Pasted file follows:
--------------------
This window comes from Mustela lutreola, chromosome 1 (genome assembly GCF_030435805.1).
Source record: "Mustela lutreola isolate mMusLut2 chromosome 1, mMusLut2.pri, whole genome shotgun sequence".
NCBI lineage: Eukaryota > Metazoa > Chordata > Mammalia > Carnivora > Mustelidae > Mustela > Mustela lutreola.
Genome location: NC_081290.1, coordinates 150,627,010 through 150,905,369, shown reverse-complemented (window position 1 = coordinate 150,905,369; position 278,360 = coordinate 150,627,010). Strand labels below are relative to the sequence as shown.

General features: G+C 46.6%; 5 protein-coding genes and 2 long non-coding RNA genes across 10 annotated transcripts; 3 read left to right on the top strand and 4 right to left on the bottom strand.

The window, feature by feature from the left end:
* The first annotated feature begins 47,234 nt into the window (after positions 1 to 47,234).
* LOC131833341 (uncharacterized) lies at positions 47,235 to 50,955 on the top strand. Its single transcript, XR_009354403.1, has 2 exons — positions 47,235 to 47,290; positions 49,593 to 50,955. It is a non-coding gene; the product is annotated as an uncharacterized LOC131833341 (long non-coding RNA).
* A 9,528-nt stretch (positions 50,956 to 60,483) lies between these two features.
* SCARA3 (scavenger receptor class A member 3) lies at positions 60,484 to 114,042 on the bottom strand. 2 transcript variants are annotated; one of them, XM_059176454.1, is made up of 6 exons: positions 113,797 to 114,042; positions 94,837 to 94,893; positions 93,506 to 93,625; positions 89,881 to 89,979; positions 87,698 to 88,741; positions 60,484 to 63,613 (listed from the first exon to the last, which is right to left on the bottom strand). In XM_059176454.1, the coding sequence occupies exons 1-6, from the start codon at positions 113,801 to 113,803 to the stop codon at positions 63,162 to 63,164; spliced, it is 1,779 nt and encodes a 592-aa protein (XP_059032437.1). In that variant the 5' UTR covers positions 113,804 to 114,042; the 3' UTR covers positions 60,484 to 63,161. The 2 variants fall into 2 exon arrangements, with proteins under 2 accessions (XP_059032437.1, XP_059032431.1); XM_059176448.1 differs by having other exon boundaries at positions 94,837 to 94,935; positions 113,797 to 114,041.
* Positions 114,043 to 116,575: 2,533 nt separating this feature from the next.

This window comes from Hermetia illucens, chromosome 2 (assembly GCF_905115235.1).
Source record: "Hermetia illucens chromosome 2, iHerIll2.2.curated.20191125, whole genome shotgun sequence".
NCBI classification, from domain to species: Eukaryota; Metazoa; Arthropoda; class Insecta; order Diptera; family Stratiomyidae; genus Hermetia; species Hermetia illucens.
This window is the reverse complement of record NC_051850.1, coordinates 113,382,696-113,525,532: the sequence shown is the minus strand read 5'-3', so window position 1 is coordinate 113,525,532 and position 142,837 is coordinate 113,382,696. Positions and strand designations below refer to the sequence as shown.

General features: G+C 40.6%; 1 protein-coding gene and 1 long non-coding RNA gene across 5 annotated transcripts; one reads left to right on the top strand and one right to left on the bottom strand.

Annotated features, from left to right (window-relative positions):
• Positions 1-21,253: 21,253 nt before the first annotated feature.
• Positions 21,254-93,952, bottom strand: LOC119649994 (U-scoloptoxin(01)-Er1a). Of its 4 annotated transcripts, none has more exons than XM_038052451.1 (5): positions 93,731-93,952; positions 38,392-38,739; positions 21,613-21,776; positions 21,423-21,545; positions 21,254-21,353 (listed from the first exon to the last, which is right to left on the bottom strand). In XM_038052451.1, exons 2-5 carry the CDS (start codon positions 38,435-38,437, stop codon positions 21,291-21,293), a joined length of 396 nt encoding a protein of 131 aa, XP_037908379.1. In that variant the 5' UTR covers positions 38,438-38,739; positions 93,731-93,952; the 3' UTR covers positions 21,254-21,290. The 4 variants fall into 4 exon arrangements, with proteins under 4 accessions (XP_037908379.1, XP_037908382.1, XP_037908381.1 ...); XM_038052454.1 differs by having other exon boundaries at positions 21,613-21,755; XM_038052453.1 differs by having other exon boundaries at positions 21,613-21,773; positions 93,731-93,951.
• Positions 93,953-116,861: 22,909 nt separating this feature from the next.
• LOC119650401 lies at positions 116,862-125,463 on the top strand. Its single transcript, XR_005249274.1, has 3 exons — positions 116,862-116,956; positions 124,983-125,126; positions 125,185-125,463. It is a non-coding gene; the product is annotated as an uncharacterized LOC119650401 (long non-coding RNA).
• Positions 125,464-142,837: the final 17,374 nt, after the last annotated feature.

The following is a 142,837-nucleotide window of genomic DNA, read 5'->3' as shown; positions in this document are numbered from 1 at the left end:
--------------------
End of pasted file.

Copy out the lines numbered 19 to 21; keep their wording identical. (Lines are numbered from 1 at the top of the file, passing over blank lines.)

• Positions 21,254-93,952, bottom strand: LOC119649994 (U-scoloptoxin(01)-Er1a). Of its 4 annotated transcripts, none has more exons than XM_038052451.1 (5): positions 93,731-93,952; positions 38,392-38,739; positions 21,613-21,776; positions 21,423-21,545; positions 21,254-21,353 (listed from the first exon to the last, which is right to left on the bottom strand). In XM_038052451.1, exons 2-5 carry the CDS (start codon positions 38,435-38,437, stop codon positions 21,291-21,293), a joined length of 396 nt encoding a protein of 131 aa, XP_037908379.1. In that variant the 5' UTR covers positions 38,438-38,739; positions 93,731-93,952; the 3' UTR covers positions 21,254-21,290. The 4 variants fall into 4 exon arrangements, with proteins under 4 accessions (XP_037908379.1, XP_037908382.1, XP_037908381.1 ...); XM_038052454.1 differs by having other exon boundaries at positions 21,613-21,755; XM_038052453.1 differs by having other exon boundaries at positions 21,613-21,773; positions 93,731-93,951.
• Positions 93,953-116,861: 22,909 nt separating this feature from the next.
• LOC119650401 lies at positions 116,862-125,463 on the top strand. Its single transcript, XR_005249274.1, has 3 exons — positions 116,862-116,956; positions 124,983-125,126; positions 125,185-125,463. It is a non-coding gene; the product is annotated as an uncharacterized LOC119650401 (long non-coding RNA).